Libraries + Social Media Done Right a.k.a. How to Be Hip Without Being a Hipster

The Short of It

My reflections on the following articles about the use of social networking in libraries:

David Stuart – “Web 2.0 in libraries should be more than social media”

ALA | 2012 State of America’s Libraries Report – “Social networking in libraries”

Basically I agree with David Stuart and argue that libraries should resist the urge to be hipsters by carefully choosing how and when they integrate social media tools into their services. 

The Long of It

First, let me identify what I deem to be the defining characteristics of most hipsters.   Hipsters constantly need to consume the next new thing because part of being hip entails knowing or having something before everyone else has it.  Hence, the very mark of a hipster is exclusivity – once something becomes inclusive – it is no longer worthy of a hipster’s attention.

Applied to the field of librarianship it is easy to see why libraries should be careful not be influenced by the hipster when deciding how to integrate social media platforms into library services.  If the mantra of the hipster is ‘exclusivity’ the mantra of the librarian should be ‘inclusive, inclusive, inclusive.’  Libraries and librarians shouldn’t blindly chase the next new fad in social media solely to entice users who won’t appreciate the effort long-term.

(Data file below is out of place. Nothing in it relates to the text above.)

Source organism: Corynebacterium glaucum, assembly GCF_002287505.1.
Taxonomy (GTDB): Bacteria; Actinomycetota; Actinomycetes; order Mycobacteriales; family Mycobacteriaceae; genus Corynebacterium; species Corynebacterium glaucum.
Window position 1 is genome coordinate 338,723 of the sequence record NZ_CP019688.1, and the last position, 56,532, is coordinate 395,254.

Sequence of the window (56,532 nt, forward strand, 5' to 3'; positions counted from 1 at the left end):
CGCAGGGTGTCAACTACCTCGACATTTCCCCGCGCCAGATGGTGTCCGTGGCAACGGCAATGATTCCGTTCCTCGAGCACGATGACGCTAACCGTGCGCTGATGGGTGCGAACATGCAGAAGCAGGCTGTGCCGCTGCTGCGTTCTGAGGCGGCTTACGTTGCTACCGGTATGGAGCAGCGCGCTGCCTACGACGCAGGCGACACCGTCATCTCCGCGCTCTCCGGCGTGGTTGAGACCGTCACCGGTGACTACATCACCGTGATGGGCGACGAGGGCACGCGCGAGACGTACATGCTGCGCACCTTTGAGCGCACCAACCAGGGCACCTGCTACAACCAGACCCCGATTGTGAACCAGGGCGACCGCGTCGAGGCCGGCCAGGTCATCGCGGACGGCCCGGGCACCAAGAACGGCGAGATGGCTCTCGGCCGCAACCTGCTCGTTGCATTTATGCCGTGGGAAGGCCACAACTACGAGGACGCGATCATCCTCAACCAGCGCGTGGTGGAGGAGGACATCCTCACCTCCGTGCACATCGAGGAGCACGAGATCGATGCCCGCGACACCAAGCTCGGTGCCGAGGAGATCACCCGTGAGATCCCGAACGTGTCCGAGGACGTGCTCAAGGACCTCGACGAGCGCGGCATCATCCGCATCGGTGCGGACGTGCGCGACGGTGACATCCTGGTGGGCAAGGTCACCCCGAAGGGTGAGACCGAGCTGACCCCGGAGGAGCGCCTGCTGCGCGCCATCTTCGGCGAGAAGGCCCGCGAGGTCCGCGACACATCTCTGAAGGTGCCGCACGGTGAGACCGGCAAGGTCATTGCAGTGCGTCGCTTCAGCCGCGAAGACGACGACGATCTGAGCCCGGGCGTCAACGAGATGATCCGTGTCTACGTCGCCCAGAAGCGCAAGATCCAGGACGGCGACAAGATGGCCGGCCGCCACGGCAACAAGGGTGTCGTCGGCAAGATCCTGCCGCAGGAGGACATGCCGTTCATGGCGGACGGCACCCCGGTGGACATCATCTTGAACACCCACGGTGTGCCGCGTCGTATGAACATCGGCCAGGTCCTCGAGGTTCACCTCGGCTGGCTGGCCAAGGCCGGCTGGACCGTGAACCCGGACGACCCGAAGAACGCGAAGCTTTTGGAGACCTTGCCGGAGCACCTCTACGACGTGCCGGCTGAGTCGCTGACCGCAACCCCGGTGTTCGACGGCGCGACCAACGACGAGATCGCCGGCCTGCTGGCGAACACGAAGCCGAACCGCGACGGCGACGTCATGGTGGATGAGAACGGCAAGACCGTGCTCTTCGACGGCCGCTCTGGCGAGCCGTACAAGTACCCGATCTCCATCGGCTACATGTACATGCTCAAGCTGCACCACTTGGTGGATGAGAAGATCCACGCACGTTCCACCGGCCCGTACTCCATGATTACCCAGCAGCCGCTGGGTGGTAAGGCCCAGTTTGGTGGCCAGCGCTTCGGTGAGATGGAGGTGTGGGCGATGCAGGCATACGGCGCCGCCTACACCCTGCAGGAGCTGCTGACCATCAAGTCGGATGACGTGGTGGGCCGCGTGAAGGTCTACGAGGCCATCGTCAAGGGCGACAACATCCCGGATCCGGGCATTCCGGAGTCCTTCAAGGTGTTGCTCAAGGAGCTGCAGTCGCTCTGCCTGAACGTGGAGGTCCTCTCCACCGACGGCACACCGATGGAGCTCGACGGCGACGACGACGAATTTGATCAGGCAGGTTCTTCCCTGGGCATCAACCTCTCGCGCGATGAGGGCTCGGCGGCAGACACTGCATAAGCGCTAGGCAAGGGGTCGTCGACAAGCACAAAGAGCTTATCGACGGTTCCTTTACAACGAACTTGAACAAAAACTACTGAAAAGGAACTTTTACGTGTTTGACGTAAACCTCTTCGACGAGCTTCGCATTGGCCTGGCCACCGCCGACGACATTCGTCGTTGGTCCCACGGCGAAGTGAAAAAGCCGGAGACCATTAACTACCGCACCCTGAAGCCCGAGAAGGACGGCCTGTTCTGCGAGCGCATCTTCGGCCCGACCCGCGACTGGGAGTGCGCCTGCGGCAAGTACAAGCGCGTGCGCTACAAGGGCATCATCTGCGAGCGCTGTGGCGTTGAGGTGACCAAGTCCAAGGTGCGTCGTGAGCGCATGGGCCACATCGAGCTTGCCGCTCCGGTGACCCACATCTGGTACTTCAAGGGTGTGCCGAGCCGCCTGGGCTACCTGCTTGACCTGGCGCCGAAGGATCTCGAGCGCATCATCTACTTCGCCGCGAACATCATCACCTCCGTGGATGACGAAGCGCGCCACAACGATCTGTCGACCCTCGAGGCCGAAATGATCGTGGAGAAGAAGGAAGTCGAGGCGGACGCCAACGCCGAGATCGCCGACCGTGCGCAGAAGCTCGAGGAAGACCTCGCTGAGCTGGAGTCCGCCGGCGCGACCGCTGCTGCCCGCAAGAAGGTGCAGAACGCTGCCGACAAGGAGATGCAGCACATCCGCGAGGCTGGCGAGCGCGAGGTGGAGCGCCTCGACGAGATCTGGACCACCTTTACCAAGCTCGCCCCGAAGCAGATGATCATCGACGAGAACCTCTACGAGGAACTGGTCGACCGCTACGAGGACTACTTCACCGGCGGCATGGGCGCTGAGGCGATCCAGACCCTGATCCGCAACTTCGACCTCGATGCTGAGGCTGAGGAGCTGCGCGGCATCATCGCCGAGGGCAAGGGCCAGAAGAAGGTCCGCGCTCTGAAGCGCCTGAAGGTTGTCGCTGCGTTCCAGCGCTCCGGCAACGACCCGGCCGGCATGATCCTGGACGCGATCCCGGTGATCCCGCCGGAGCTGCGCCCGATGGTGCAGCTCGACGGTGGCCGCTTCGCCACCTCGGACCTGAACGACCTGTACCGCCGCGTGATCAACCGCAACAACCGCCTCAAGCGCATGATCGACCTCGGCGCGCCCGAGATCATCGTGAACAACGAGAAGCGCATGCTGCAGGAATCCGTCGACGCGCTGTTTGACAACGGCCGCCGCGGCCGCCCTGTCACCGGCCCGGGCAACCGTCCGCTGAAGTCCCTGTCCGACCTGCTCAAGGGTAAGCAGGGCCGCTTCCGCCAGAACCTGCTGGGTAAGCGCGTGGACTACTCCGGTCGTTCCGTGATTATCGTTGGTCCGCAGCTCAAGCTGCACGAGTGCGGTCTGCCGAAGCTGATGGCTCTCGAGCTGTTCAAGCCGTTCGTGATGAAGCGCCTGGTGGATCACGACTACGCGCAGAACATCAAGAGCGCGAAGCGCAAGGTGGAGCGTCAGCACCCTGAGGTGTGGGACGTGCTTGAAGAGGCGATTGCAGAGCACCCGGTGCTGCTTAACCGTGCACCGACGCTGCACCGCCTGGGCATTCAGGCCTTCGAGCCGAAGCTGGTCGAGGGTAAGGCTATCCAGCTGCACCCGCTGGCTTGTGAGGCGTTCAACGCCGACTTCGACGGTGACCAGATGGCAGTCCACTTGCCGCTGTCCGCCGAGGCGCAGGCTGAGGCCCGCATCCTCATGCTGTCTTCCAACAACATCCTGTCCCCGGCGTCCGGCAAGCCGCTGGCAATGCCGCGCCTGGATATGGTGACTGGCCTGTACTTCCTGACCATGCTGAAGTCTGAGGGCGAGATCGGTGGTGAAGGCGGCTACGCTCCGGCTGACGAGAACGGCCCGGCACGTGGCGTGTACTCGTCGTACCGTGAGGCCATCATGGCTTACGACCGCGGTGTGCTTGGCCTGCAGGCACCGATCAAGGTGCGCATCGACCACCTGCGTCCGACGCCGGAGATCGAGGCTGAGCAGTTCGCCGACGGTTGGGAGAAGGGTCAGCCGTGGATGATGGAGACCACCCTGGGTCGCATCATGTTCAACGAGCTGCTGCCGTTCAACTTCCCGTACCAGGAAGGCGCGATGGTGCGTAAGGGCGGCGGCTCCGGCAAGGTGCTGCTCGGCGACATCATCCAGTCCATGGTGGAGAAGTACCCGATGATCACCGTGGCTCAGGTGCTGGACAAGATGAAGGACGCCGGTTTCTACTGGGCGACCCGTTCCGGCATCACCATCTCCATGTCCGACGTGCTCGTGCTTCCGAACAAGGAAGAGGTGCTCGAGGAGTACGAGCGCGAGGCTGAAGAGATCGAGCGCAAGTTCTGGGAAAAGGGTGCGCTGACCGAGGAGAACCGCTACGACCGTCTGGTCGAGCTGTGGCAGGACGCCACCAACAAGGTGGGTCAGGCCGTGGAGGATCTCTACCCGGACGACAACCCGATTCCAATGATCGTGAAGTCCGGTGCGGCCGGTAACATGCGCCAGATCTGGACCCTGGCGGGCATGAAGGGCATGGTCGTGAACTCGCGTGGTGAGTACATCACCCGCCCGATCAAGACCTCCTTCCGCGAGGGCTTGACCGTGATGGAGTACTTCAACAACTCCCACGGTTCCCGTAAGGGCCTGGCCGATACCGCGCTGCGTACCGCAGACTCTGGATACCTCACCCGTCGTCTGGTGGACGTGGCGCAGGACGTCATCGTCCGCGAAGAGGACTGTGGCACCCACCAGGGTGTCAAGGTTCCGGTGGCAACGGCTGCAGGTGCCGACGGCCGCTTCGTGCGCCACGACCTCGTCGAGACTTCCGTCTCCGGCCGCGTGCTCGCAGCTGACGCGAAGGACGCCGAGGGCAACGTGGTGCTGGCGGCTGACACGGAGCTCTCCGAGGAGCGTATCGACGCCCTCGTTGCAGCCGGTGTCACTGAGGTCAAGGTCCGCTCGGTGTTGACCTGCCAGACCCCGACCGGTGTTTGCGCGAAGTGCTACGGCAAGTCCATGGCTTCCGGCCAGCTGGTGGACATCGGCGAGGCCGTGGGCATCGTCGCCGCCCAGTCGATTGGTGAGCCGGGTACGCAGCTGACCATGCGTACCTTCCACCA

Of course this is not to say I agree with people who think social media is a complete waste of time.  Unlike one of the commentators of the ALA article, I don’t think social media is a “gimmick” that does nothing to contribute to the “core mission” of libraries.  I would argue instead along the same lines as David Stuart, that social media is a tool, not a toy, and should be treated as such.  Meaning instead of picking up and dropping various social media tools as a hipster would, what is necessary is thoughtful application and integration of social media to enhance services.  (Example: instead of creating a twitter feed that no one actually follows just because it’s “cool” libraries should use twitter to meet specific needs of specific patrons – such as notifying patrons who sign up for the service through twitter when a book or DVD they ordered is ready for them.)  As Stuart argues in his article, libraries and librarians should move the discussion beyond whether or not one knows about Tumblr or Pinterest, and start asking questions about how those platforms, if at all, can be used to enhance the services provided to the public, as well as how to track usage of those platforms in order to improve upon and tailor the service to the particular need at hand.  In other words social media is like any other tool, if you don’t actually have a use for it, or if you don’t know how to use it properly, it’s not going to be very useful.  If on the other hand you have scope for the tool and know how to use it, social media  can be a very useful tool indeed.


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